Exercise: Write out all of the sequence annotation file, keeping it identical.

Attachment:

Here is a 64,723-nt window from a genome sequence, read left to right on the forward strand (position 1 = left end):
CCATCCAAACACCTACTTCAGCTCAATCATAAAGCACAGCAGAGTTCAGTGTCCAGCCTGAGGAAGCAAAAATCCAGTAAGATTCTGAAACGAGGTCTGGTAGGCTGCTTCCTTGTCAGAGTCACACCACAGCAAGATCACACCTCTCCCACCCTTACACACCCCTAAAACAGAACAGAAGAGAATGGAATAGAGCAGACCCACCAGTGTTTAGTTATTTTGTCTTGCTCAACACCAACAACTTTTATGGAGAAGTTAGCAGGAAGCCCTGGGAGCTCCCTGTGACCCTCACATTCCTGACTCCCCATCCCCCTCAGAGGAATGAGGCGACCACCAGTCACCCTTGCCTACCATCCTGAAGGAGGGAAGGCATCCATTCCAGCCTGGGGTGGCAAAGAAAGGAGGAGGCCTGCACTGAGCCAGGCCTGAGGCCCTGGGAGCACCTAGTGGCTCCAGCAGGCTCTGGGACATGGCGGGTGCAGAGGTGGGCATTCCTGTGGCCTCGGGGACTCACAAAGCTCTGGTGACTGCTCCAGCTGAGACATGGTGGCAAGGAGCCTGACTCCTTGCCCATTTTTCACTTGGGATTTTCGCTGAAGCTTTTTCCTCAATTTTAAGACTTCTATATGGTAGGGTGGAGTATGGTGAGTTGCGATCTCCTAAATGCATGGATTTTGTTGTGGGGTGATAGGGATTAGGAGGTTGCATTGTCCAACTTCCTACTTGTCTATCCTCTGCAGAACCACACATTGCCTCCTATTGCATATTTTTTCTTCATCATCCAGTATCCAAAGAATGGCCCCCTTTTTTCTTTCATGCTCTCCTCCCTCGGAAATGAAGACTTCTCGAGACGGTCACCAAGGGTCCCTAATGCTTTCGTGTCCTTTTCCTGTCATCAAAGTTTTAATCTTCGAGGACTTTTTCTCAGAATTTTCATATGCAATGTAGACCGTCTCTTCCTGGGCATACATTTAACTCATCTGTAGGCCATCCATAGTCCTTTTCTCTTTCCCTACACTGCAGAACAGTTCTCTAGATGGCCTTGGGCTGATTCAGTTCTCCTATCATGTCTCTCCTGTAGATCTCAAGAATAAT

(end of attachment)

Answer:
Here is a 64,723-nt window from a genome sequence, read left to right on the forward strand (position 1 = left end):
CCATCCAAACACCTACTTCAGCTCAATCATAAAGCACAGCAGAGTTCAGTGTCCAGCCTGAGGAAGCAAAAATCCAGTAAGATTCTGAAACGAGGTCTGGTAGGCTGCTTCCTTGTCAGAGTCACACCACAGCAAGATCACACCTCTCCCACCCTTACACACCCCTAAAACAGAACAGAAGAGAATGGAATAGAGCAGACCCACCAGTGTTTAGTTATTTTGTCTTGCTCAACACCAACAACTTTTATGGAGAAGTTAGCAGGAAGCCCTGGGAGCTCCCTGTGACCCTCACATTCCTGACTCCCCATCCCCCTCAGAGGAATGAGGCGACCACCAGTCACCCTTGCCTACCATCCTGAAGGAGGGAAGGCATCCATTCCAGCCTGGGGTGGCAAAGAAAGGAGGAGGCCTGCACTGAGCCAGGCCTGAGGCCCTGGGAGCACCTAGTGGCTCCAGCAGGCTCTGGGACATGGCGGGTGCAGAGGTGGGCATTCCTGTGGCCTCGGGGACTCACAAAGCTCTGGTGACTGCTCCAGCTGAGACATGGTGGCAAGGAGCCTGACTCCTTGCCCATTTTTCACTTGGGATTTTCGCTGAAGCTTTTTCCTCAATTTTAAGACTTCTATATGGTAGGGTGGAGTATGGTGAGTTGCGATCTCCTAAATGCATGGATTTTGTTGTGGGGTGATAGGGATTAGGAGGTTGCATTGTCCAACTTCCTACTTGTCTATCCTCTGCAGAACCACACATTGCCTCCTATTGCATATTTTTTCTTCATCATCCAGTATCCAAAGAATGGCCCCCTTTTTTCTTTCATGCTCTCCTCCCTCGGAAATGAAGACTTCTCGAGACGGTCACCAAGGGTCCCTAATGCTTTCGTGTCCTTTTCCTGTCATCAAAGTTTTAATCTTCGAGGACTTTTTCTCAGAATTTTCATATGCAATGTAGACCGTCTCTTCCTGGGCATACATTTAACTCATCTGTAGGCCATCCATAGTCCTTTTCTCTTTCCCTACACTGCAGAACAGTTCTCTAGATGGCCTTGGGCTGATTCAGTTCTCCTATCATGTCTCTCCTGTAGATCTCAAGAATAAT